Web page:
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Female long-horned bee showing off her ‘leg warmers’

Many native bees pollinate our beautiful wildflowers, flowering shrubs, and trees, as well as many agricultural crops.  Fruits and vegetables, including squash, pumpkin, watermelon, almonds, cherries, and apples rely on bees for pollination, not just honey bees, but native bees as well.  A world without bees would be a sad drab place, so it’s up to us to help conserve and protect these valuable critters.  Diverse gardens can attract many bees, even in urban areas.  To help provide habitat for bees in your own garden make sure to have several different plant types in flower at all times of the year – native plants are best!  This will ensure that all those different seasonal bees will have something to eat in your garden.  Various types of flowers will attract different types of bees, as they have all evolved a little differently with their preferred flower types.  Also, don’t use pesticides!  These harm the bad insects, as well as the good ones, like bees.  Leave some bare patches of soil in your garden for ground nesting bees, as thick layers of mulch discourages them from making your garden home.

2463034_orig.jpgFemale leaf-cutter bee (Megachile sp.) building a nest in a flower pot

As you can see, we need bees, not only for the beauty they provide us, by pollinating flowering plants, but also the delicious food they help put on our plates!  Help spread the word about the importance of bees to your friends, family, and neighbors.  For more detailed information on bees in Florida, visit:  www.floridasnativebees.com.  More information on gardening for bees, and many more topics can be found at:  www.helpabee.org.

BIO: Jaime Pawelek is a research assistant in the Urban Bee Lab at the University of California, Berkeley.  Her love of bees started here, then followed her back home to Florida, where she researched native bees at the Guana Tolomato Matanzas National Estuarine Research Reserve, in St. Augustine.  She has now returned to California and is continuing with her bee-loving journey!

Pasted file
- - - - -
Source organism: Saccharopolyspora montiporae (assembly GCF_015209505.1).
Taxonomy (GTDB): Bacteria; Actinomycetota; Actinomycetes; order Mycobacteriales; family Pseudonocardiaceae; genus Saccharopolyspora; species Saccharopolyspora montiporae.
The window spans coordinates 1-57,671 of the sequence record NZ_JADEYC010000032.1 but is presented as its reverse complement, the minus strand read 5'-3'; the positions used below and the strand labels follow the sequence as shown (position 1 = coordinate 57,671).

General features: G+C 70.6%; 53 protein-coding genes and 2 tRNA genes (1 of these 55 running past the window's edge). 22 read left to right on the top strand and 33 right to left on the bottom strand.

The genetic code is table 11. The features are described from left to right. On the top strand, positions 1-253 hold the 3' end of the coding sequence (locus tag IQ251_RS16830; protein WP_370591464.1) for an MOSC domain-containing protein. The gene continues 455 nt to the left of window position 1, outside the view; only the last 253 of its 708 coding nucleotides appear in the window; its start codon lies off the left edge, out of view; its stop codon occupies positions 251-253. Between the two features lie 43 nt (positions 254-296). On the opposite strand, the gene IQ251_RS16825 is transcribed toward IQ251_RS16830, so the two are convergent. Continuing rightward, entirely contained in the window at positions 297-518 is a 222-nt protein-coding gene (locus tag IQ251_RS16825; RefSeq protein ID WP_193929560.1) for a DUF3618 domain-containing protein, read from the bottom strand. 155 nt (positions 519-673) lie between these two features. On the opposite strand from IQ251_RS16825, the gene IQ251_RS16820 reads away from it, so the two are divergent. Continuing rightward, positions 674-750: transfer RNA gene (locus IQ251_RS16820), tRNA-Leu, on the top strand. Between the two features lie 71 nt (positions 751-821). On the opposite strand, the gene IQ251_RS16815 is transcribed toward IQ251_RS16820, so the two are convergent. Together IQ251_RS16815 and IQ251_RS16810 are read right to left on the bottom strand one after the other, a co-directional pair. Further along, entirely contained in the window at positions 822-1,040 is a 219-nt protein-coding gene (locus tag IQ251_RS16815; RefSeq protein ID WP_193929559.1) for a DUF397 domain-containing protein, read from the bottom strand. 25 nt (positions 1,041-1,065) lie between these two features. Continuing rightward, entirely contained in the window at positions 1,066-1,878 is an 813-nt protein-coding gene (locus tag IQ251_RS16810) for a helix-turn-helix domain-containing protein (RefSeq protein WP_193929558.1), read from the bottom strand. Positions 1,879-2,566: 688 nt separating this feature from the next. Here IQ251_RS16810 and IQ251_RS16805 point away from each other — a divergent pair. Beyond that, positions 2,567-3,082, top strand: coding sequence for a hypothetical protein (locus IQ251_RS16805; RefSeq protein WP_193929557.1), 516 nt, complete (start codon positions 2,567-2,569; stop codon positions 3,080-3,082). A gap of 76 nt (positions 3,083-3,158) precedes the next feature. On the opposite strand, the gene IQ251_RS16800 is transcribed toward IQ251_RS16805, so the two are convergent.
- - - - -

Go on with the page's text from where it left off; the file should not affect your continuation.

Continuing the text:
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Plasterer bee (Colletes thoracicus) on blueberry (Vaccinium sp.)

What do you have planted in your garden that supports native bees? Do you have a water feature for them?

Seeds to Sprout:

Missed Tuesday’s interview with Jamie? Check it now!

Be sure to get this month’s Wonder Wednesday Lesson Plan: Honeycomb Exploration. Don’t want to miss one? Be sure to sign up for the news letter to have them delivered right  to your inbox!

Did you love Jamie’s writing as much as I do? May I suggest her article  “Buzzy Bee Garden Behaviors.” She even answered my Pollinator Week post question about what those (longhorn) bees were doing on the dried flax and I have been searching everywhere for info on that behavior!

Keep up with Jamie’s west coast work at the Urban bee Lab at:  www.helpabee.org

Check out more of her amazing photography and east coast bee work at www.floridasnativebees.com

Check out Jamie’s GTMNERR Native bee blog!

A TED talk  with Marla Spivak on bee disappearance

Bring information on bees to your Middle and high school classrooms with the documentary “Vanishing of the Bees.” Check out the shorter classroom version with accompanying education guide.

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Female long-horned bee (Melissodes sp.) resting on a spent flower stem